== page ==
There are some questions about Cosa Buona that may never quite be answered. Did Pollack intentionally open his restaurant on the same day that his former partner at Sotto, Steve Samson, opened Rossoblu downtown? Is his soft, leopard-spotted pizza crust meant as a nod to the spotted crust at Sotto or a thumbed nose at its density? Are the direct honesty of Cosa Buona’s toppings — pepperoni, sausage and greens, even pineapple and Canadian bacon — meant as a reproach to Sotto’s delicious toppings of pig cheek with fennel pollen or salame with buckwheat honey, or is Pollack just asserting his restaurant’s identity as a neighborhood pizzeria; a place where there is no shame in ordering a “meatlover’s” pie, or sliding into a seat at the counter and making dinner out of a glass of Pinot Grigio and a plate of spicy meatballs?
Sotto used to have a calzone on its menu called “homage to Caiazzo,” a riff on the ethereal calzone stuffed with escarole and cheese that has for decades been a specialty of the Pepe family osteria in the small Campania village. At Cosa Buona, Pollack’s version, “homage to Franco,” is as thin-crusted as a huge oven-charred soup dumpling wrapped around a liquidy mass of cheese and greens — it quickly deconstructs itself into a kind of warm salad with the crust functioning almost as a massive, flexible crouton.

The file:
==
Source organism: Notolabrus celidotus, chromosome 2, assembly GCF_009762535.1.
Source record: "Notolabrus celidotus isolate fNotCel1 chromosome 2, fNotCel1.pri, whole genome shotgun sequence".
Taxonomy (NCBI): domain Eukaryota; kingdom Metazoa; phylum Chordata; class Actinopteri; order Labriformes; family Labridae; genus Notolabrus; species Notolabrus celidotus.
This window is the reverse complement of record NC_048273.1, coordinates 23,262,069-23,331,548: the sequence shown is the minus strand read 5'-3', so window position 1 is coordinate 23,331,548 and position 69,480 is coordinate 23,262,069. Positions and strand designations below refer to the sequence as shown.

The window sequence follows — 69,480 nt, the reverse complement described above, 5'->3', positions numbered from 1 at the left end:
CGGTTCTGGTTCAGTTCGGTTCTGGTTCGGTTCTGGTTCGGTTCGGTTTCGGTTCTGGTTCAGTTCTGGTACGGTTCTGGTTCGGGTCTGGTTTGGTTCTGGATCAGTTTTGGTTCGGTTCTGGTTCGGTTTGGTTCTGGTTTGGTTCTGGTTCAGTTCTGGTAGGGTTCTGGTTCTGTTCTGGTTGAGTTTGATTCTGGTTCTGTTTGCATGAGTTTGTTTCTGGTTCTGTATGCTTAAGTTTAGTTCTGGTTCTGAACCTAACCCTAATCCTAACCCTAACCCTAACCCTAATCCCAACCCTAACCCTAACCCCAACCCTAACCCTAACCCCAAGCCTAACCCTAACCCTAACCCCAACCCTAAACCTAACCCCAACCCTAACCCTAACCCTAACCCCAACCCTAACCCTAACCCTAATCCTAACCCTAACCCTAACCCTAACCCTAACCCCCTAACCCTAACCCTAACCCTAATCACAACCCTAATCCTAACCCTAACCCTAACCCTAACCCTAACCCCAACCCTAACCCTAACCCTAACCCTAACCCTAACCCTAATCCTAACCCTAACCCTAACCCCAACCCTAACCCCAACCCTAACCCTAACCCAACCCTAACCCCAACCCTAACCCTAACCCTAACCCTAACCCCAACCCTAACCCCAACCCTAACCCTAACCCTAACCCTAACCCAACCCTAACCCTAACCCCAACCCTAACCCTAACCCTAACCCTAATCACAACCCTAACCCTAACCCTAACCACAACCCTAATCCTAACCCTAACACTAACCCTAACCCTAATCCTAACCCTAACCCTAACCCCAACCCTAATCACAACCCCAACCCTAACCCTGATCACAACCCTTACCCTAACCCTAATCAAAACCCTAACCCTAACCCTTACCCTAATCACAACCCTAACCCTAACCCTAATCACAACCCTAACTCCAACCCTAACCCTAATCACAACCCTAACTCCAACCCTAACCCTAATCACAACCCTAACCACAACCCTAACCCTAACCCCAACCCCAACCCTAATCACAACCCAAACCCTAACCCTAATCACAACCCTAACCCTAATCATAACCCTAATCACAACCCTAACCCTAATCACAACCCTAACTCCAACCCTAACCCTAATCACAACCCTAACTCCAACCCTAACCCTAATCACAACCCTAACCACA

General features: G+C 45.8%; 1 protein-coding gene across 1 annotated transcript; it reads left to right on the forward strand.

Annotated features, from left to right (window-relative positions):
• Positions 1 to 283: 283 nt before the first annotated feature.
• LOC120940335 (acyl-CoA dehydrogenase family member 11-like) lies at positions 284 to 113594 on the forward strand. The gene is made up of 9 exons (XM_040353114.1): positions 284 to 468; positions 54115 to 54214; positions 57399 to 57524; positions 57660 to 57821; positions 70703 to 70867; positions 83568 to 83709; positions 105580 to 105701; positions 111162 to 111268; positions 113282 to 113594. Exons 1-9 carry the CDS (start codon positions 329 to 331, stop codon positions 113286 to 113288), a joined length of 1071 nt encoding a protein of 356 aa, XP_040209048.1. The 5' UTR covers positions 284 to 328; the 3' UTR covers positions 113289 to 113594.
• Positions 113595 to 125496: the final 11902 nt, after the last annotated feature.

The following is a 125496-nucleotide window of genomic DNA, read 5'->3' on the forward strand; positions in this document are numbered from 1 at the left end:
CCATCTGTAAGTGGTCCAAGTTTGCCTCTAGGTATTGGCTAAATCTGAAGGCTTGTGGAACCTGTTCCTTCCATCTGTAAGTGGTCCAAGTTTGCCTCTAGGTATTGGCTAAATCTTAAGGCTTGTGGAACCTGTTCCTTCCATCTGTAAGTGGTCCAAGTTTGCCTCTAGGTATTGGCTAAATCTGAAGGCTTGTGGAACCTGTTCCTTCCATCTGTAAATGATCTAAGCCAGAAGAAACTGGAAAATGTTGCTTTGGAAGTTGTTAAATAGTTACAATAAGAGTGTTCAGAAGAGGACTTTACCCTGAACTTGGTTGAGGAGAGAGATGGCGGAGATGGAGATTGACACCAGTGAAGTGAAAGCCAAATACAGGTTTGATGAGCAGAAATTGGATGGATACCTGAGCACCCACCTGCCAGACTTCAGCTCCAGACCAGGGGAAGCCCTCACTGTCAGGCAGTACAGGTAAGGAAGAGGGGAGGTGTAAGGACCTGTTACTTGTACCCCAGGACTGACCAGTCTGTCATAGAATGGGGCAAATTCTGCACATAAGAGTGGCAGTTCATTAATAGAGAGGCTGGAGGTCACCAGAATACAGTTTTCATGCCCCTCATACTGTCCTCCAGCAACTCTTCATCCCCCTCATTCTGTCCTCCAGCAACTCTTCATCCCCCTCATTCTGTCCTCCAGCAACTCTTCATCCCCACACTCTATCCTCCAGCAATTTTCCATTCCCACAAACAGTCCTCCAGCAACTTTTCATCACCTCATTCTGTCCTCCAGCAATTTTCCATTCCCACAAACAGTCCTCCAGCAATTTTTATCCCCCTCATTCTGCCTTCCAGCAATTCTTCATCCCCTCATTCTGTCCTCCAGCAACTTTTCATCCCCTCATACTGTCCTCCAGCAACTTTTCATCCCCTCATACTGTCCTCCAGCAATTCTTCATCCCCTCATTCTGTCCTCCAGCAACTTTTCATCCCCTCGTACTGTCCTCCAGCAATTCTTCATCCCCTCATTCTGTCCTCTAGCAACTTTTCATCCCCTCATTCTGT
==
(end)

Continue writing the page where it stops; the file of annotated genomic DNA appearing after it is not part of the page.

With influence reaching into Pizzeria Mozza, Pizzana, Sotto and Cosa Buona among other places, Franco Pepe, of Caiazzo’s Pepe in Grani, has become almost the patron saint of highbrow pizza in Los Angeles.
Unlike, say, Sotto or Pizzana, Cosa Buona seems to have its roots in Italian American pie, with the crisp softness, globs of cheese and foldability that the style implies. It even smells like good Italian American pizza, with high notes of dried oregano, slightly scorched garlic, and a slight sugary sweetness that might be more at home in New Jersey than they would be in Pozzuoli. At a Neapolitan specialist in Los Angeles, a purist would insist on the traditional Margherita pizza with tomato, mozzarella and basil. Here, she may actually be better off with the Hawaiiana, where the thinly sliced pineapple, Canadian bacon and hot chiles combine for an almost subtle effect that may remind you of the Yucatán.
In the end, Cosa Buona is not just a chefly take on the idea of a neighborhood pizzeria, it is a neighborhood pizzeria — one with a handmade Neapolitan wood oven and magnums of biodynamic Macabeo, but a corner joint just the same. If you still have room after an order or two of the cannoli, you may want to try the cookie semifreddo. It will not surprise you to learn that it tastes a little like Girl Scout thin mints.
Pizza — and mozzarella sticks — from the guy who brought us Alimento
2100 W. Sunset Blvd., Los Angeles, (213) 908-5211, cosabuona.com.
Snacks $4-$8; salads $9-$15; antipasti $9-$16; pizza $13-$20.
Lunch, Mon. and Wed.-Fri., 11:30 a.m. to 2:30 p.m.; dinner Mon., Wed., Thurs. and Sun. 5:30 p.m. to 10:30 p.m.; Fri.-Sat., 5:30 p.m. to 11:30 p.m. Credit cards accepted. Beer and wine. Valet and street parking. Takeout.
Smokey mozzarella sticks; chicken parm sandwich; chopped salad; sausage pizza with mustard greens; semifreddo.